Stubble Burning: The Need for a Behavioural Lens
Authored by Akshita Sharma
Edited by Kavita Majumdar
Read the report here.
The open incineration of paddy crop residue, or stubble burning, in the north Indian states of Punjab and Haryana has become a recurring issue every winter. As pollution caused by stubble burning contributes to the Delhi Smog, the two events are almost always hyphenated in the public discourse, highlighting the former as primarily a public health issue rather than a farmers’ issue. The policy solutions have broadly taken the form of a ban on the practice, incentivising farmers to adopt new crop residue management systems, or fining them. This year, the challenges presented by the COVID-19 pandemic and farmers’ protests over the recent Farm Laws have amplified the impact of stubble burning and complicated the policy response.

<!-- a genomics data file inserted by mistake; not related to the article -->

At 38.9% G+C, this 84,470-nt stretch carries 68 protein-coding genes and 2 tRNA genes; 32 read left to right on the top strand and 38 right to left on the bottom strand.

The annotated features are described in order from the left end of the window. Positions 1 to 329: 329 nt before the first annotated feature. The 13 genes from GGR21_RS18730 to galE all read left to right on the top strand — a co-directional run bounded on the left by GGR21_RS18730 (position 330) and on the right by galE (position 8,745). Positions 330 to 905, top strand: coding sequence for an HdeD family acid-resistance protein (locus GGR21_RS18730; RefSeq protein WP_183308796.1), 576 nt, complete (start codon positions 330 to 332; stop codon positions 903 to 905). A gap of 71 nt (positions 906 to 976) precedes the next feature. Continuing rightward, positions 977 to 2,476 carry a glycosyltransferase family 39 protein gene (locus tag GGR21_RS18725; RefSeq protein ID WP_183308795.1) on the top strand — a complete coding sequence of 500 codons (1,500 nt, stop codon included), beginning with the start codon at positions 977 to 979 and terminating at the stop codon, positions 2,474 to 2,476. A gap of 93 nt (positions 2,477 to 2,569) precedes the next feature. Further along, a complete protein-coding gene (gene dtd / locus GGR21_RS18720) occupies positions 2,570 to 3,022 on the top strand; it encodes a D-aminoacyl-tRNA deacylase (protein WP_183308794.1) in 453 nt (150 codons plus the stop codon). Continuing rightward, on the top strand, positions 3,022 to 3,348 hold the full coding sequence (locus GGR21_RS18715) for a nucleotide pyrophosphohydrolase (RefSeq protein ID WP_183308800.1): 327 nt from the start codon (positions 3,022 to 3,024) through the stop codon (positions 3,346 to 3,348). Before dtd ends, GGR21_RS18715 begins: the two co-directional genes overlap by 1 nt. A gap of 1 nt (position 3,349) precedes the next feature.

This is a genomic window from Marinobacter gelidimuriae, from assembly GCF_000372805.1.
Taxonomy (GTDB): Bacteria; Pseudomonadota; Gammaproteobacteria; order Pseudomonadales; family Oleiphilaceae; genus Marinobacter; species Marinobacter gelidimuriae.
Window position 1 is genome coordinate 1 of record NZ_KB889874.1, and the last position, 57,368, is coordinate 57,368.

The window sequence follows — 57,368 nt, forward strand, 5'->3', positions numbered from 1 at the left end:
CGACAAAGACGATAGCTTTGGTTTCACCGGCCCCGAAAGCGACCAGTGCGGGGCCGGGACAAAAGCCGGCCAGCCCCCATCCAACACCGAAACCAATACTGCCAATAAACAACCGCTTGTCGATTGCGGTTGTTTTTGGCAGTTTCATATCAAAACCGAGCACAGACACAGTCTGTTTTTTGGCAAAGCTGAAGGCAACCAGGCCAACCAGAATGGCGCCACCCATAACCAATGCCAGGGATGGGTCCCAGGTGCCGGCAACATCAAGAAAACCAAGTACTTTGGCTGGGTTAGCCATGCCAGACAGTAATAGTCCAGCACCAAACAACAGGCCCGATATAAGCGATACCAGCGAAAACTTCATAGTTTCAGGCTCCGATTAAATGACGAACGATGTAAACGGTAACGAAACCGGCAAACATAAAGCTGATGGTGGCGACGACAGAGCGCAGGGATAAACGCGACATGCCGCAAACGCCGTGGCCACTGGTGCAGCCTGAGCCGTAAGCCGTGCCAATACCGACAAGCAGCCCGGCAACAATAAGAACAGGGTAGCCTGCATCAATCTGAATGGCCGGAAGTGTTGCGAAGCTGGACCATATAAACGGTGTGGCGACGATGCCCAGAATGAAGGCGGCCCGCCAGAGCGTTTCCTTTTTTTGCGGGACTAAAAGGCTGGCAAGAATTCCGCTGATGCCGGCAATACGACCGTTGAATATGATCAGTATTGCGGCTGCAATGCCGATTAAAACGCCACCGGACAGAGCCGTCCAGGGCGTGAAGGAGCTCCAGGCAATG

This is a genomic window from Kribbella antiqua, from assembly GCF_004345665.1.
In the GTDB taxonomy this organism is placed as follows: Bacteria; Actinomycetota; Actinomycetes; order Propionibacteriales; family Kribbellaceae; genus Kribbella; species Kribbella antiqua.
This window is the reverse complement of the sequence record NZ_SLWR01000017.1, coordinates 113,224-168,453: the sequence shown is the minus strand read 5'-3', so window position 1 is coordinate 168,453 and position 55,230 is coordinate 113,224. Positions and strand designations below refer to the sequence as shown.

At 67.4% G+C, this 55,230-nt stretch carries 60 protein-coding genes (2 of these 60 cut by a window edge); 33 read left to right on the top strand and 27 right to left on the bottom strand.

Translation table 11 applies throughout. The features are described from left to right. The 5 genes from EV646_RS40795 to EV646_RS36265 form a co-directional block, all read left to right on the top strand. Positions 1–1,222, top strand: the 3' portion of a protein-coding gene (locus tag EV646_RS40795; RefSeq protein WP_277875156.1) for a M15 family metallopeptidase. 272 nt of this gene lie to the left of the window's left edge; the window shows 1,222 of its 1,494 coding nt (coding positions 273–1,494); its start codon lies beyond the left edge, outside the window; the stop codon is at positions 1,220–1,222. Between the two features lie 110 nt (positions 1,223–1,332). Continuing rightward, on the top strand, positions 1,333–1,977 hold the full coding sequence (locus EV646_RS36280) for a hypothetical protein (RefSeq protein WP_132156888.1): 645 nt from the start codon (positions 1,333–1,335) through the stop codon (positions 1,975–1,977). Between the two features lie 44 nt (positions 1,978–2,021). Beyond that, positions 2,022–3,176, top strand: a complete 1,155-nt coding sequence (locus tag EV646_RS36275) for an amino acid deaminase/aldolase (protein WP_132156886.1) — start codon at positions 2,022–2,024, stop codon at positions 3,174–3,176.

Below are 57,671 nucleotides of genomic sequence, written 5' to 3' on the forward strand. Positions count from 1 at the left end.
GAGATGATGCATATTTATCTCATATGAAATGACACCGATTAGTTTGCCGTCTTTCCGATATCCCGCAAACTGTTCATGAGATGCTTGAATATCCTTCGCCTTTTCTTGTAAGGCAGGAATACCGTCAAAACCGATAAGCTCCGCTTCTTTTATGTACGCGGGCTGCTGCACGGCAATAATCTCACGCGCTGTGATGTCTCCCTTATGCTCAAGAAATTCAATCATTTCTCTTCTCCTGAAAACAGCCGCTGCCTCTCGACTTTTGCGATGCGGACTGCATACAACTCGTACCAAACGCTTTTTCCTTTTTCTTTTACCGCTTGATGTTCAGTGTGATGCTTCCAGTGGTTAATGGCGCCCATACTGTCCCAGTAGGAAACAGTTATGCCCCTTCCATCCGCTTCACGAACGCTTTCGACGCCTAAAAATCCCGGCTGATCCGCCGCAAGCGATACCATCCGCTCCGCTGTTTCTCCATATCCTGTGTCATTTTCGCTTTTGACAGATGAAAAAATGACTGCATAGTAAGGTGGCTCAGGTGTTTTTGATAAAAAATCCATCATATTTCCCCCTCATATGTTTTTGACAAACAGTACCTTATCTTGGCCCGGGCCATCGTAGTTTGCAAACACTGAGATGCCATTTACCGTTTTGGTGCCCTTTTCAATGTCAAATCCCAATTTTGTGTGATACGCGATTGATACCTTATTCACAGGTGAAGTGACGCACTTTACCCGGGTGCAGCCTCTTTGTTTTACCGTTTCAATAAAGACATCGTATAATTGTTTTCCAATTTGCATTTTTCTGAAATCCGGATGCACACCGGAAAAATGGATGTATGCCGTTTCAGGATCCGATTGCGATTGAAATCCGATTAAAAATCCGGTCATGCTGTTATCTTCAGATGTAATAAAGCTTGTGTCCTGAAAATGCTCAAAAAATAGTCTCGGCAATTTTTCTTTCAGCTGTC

This paper looks at stubble burning in the context of the COVID-19 pandemic. It analyses the implementation of key policy measures undertaken over the years to address it, from a behavioural perspective of the farmer. It also assesses the scope for greater private sector engagement in abating stubble burning and suggests some policy actions towards the end.